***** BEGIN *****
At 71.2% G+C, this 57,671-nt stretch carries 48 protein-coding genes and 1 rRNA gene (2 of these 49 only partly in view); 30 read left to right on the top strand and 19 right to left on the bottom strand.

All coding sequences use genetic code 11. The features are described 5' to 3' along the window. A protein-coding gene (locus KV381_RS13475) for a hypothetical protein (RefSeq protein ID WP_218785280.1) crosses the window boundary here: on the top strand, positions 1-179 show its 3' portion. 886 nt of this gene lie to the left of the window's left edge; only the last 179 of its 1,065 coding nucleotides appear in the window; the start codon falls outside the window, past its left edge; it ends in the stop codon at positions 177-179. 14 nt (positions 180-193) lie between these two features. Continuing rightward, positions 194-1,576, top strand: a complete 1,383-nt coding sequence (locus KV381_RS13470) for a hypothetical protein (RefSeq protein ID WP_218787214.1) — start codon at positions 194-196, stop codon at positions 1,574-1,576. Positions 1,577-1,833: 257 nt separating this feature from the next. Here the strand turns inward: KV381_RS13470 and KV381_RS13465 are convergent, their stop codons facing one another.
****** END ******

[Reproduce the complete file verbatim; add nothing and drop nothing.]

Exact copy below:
At 71.2% G+C, this 57,671-nt stretch carries 48 protein-coding genes and 1 rRNA gene (2 of these 49 only partly in view); 30 read left to right on the top strand and 19 right to left on the bottom strand.

All coding sequences use genetic code 11. The features are described 5' to 3' along the window. A protein-coding gene (locus KV381_RS13475) for a hypothetical protein (RefSeq protein ID WP_218785280.1) crosses the window boundary here: on the top strand, positions 1-179 show its 3' portion. 886 nt of this gene lie to the left of the window's left edge; only the last 179 of its 1,065 coding nucleotides appear in the window; the start codon falls outside the window, past its left edge; it ends in the stop codon at positions 177-179. 14 nt (positions 180-193) lie between these two features. Continuing rightward, positions 194-1,576, top strand: a complete 1,383-nt coding sequence (locus KV381_RS13470) for a hypothetical protein (RefSeq protein ID WP_218787214.1) — start codon at positions 194-196, stop codon at positions 1,574-1,576. Positions 1,577-1,833: 257 nt separating this feature from the next. Here the strand turns inward: KV381_RS13470 and KV381_RS13465 are convergent, their stop codons facing one another.